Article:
What is an Independent Reading Level?
An independent reading level is a level of reading ability that allows students to read texts without assistance from teachers or parents. When reading this level of text students will be able to decode over 90% of words and answer increasingly complex comprehension questions independently.
What is a Frustration Reading Level?
Frustration level reading can be defined as text that are to complex for a students current reading level. Texts at this level will not help progress students to higher levels, conversely attempting to read at this level will demotivate students and hinder their development of reading skills.
In 2nd grade, as well as other grades, classrooms and homes teachers and parents should aim at using an instructional reading level. This enables students to comprehend and therefore engage with texts with minimal assistance, and gives them the motivation to see they are doing well, but still have the support and guidance of teachers and parents.
Guided reading, for which we have many articles and resources, is an excellent way of introducing text at this levels to small groups of 2nd graders. In fact is it more beneficial to introduce guided reading at this stage as students have matured and are becoming more independent. Check out the links to know more. We have an article here on what age you can start teaching guided reading.
What 2nd Graders Learn Throughout the Year.
As we mentioned above a second grader can be reading from about reading level 6 to level 20. However please don’t worry if your students or children are below this, or be to confident if they are above this.
As time progresses so will your students reading levels. Just aim to to the best job you can, and provide them with appropriate leveled 2nd grade materials and the time to cover them.
The next section covers what skills they will learn to help them improve their reading levels through out the second grade.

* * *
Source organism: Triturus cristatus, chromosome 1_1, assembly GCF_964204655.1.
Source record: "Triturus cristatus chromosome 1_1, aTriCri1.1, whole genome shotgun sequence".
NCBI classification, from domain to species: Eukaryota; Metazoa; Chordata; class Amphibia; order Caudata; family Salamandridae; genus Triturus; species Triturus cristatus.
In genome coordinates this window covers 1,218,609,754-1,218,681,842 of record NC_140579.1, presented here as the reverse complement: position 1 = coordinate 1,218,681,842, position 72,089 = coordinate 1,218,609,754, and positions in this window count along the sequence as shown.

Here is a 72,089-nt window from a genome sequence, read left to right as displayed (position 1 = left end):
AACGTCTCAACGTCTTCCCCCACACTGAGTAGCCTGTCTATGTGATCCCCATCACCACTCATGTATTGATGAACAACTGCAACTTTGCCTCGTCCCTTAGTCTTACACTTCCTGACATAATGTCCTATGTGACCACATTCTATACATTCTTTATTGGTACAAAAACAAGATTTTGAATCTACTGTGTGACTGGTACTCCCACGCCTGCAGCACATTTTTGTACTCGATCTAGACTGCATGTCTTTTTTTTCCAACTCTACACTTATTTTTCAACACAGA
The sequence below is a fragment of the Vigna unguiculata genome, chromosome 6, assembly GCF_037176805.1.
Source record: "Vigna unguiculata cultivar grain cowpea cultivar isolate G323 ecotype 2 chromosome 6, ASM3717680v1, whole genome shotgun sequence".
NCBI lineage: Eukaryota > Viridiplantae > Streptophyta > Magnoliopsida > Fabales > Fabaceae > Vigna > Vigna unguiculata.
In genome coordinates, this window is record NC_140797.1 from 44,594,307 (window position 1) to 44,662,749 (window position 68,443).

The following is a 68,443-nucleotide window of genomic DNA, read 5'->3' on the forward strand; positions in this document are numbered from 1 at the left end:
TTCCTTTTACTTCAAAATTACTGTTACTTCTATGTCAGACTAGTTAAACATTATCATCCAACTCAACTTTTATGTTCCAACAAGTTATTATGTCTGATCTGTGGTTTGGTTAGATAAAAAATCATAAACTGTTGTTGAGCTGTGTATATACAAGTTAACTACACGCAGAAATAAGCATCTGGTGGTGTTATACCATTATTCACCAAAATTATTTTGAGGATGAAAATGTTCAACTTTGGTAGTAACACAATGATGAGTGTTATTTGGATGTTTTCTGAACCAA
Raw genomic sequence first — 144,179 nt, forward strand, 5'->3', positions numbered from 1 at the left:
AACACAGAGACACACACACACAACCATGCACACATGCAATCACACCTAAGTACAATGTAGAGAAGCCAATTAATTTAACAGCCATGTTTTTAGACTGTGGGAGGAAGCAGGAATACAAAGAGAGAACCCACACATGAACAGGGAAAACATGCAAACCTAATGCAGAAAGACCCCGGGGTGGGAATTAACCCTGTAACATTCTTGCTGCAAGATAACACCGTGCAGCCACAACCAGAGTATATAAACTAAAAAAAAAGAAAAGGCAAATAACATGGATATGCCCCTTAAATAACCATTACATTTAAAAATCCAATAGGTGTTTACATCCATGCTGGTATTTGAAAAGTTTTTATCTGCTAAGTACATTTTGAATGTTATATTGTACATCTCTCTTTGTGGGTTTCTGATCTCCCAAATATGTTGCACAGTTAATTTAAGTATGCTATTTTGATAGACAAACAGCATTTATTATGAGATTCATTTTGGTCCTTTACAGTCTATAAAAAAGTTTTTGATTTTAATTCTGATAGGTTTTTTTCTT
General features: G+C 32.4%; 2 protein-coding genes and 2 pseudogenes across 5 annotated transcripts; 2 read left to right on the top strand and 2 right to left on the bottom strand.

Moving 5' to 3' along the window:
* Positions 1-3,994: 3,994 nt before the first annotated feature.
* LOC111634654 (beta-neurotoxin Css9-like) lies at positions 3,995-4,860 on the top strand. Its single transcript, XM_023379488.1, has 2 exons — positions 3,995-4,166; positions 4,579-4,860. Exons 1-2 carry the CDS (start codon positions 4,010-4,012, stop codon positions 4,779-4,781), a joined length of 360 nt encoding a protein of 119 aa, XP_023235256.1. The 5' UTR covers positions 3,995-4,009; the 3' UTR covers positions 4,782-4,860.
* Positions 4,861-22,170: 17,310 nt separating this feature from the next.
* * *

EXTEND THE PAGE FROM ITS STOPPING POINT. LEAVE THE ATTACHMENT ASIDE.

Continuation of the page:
Note: Children develop at very different speeds, and different learning environments will impact. If English is a second language, or if there are other demands on students or parents time will all play a part. Be assured that in the vast majority of cases, with a little planning, all students progress and develop their reading skills.
What Reading Skills They Will Learn in Second Grade
Although we mentioned in our What level should a first grader be at article, that an essential part of learning and reading in first grade is comprehension, this is not just a face value statement. In First grade there is a focus on shared reading or story telling which is undertaken in whole class or larger groups. This asks students to read together more than in small groups.
They have to retell stories and predict outcomes and books will be fairly formulaic story books with similar phonic and sentence structures. In Second grade, as mentioned above, emphasis can be moved on to guided reading sessions.
According to Reading Rockets, a second grader will be focusing on the following English and reading skills. We have put this information in a table to provide resources for FREE download to help you as well.
|Skills Learned||Resources to Help|
|Develop an increase in reading fluency||Reading Grade Level Texts|
|Improve phonics skills and decoding skills||Using Syllables and More advanced Phonics|
|Learn more sight words||Sight word Resources|
|Start to learn and use punctuation||Punctuation Resources|
|Learn and use common letter patterns||Vowel Resources / Digraph resources|
Vowels and long vowels will be introduced in greater detail in second grade including Silent E, and some alternative spellings like diphthongs and vowel digraphs. The teaching of these will help students increase their decoding skills and improve their vocabulary.